Summer PD Part I

Summer has officially started, and here in DC its arrival is never subtle. I can’t walk three blocks without being drenched in sweat, my water bottle is never full enough, and honestly I am loving every minute of it. Last summer I felt like I didn’t have enough to do and got sad about it, but this summer I’m trying to take advantage of my unstructured time. In addition to doing significantly more yoga and binge-watching Orange is the New Black, I’m working on accomplishing these things:

1. Design a statistics class for seniors, based [loosely?] around the AP curriculum.
2. Learn statistics – I somehow never took a course
3. Re-design my classes for 9th, 10th, and 11th graders, because now that I’m teaching all 4 grades there is no way to put them on different tracks, so I’ll have to differentiate like crazy. Plus most of the fun visual geometry stuff was in math 1 which no longer exists, so I need to find places to put that in 2, 3, or 4, probably 4 which means I’ll have to significantly enrich it. Like uranium. 4. Write curriculum for Spanish that assumes that they were all with me last year, because most of them were, but that will accommodate any new students.
5. Design a service learning course that continues Hope’s original vision but that I can feel ownership over.
6. Seriously plan the **** out of everything because I am scheduled with zero planning time next school year. ZERO.
7. Create an arts integration plan based on the Kennedy Center workshops I attended last year.
8. General professional development

I’m mainly here to blog about the last one, but this made me realize I’ll have plenty to share throughout the summer. It’s also really sinking in that I will be at a serious loss of unstructured time in the near future.

Anyway, PD. In the past, we’ve all read the same book over the summer and then discussed it on the retreat. This year we couldn’t decide on a single book, so everyone was tasked with just going out and finding professional development opportunities and then coming back and sharing.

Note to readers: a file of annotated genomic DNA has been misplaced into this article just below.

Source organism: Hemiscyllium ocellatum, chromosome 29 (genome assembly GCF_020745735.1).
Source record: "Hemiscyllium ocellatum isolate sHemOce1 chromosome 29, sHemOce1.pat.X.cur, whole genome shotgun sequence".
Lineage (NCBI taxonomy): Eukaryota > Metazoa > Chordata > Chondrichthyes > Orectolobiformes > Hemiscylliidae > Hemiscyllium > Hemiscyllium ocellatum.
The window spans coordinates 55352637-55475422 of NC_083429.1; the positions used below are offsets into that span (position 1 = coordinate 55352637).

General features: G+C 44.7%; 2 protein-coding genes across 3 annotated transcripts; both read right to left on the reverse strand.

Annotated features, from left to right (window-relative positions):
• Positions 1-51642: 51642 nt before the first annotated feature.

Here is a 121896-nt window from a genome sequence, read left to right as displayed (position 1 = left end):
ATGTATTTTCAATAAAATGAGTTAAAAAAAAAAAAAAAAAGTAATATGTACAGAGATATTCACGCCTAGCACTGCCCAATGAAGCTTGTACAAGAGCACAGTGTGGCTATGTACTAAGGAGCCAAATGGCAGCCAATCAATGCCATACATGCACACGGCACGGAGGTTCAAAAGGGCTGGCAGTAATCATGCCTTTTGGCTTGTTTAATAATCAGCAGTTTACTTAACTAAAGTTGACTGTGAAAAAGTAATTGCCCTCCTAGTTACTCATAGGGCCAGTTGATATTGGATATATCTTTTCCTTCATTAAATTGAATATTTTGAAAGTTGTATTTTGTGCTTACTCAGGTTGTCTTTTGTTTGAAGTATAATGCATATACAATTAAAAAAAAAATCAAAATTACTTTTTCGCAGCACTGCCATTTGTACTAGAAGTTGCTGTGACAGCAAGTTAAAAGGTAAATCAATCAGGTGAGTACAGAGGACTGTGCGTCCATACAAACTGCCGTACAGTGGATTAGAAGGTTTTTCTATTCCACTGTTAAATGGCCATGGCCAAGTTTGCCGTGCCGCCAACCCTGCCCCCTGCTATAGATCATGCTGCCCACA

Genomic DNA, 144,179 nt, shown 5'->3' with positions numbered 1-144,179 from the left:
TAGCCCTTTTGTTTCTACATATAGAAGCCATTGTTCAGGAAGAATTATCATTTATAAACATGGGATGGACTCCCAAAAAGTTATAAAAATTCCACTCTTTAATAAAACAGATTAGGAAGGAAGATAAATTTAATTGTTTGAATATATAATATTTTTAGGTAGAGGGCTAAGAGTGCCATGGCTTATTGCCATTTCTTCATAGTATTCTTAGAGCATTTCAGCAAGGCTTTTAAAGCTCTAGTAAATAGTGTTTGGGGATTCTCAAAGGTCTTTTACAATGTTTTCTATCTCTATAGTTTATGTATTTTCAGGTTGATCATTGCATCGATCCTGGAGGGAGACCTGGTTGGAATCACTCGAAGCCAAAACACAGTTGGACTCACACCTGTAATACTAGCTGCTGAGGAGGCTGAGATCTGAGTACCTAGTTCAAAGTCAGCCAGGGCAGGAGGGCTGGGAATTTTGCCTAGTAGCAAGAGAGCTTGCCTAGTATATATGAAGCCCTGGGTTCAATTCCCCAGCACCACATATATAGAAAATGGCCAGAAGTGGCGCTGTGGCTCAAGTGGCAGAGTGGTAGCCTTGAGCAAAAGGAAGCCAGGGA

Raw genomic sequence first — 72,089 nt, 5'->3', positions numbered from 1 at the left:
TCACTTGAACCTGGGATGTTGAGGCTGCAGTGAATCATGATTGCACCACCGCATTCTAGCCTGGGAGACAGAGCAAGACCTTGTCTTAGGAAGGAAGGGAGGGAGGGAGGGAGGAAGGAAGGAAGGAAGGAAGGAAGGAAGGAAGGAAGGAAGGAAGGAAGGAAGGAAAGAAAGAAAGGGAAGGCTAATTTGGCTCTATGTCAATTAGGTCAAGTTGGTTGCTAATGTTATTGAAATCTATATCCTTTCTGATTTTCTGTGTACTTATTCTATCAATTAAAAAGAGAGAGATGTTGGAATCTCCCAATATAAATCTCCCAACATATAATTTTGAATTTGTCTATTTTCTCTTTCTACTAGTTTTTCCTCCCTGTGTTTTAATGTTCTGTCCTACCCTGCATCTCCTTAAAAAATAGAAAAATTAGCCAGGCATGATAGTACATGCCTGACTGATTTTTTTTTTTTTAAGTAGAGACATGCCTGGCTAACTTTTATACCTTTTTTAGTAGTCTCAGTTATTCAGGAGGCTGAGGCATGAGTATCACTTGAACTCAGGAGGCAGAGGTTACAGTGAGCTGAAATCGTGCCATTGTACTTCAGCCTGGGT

So far, I’ve read one book in the name of PD: Building a Better Teacher by Elizabeth Green. I linked to her “Why Do Americans Stink At Math?” article last summer, and some of that same content was in the book. A lot of the book actually centers around math education, and excitingly for me, around one teacher, Deborah Ball. This is so exciting for me because Deborah Ball is the dean of the School of Education at the University of Michigan [GO BLUE], so I have taken her class and feel well-versed in her philosophy of teaching. I can also hope that her greatness had even the slightest impact on my own teaching. The book focuses on her work, in conjunction with another Michigan teacher, to help new teachers create investigative, collaborative classroom environments like her own.

For a great example, watch this video of some elementary students having a spirited yet respectful debate about even and odd numbers.

The book also focuses on Doug Lemov, whose book Teach Like a Champion provides extremely practical classroom strategies, revealing the secrets to managing an effective learning environment. He takes what seems like a magically smooth classroom and boils it down to concrete actions that any teacher can learn to take. While I was doing my student teaching, my mom mailed me this book and I remember reading it on the elliptical after school, dreaming of my future orderly classroom full of excited learners. More on that later.

The two visions of a productive classroom – Ball’s lively class discussions and Lemov’s orderly SLANTing – seem somewhat at odds, but what they have in common, and what the entire point of the book is, is that teaching is a skill that can be taught, not just an ability that some are born with. The immediate question then becomes: if I went through Michigan’s superior teacher training program and read Teach Like a Champion cover to cover, why am I not the best teacher in the world?

I surround myself with very positive, supportive people who would answer that with “but I’m sure you ARE a great teacher,” and that’s nice, but in reality there is no way that I internalized every piece of effective pedagogy. There is a huge difference between being inspired by something you hear in class and writing it down, and knowing how to actually apply it in my own class.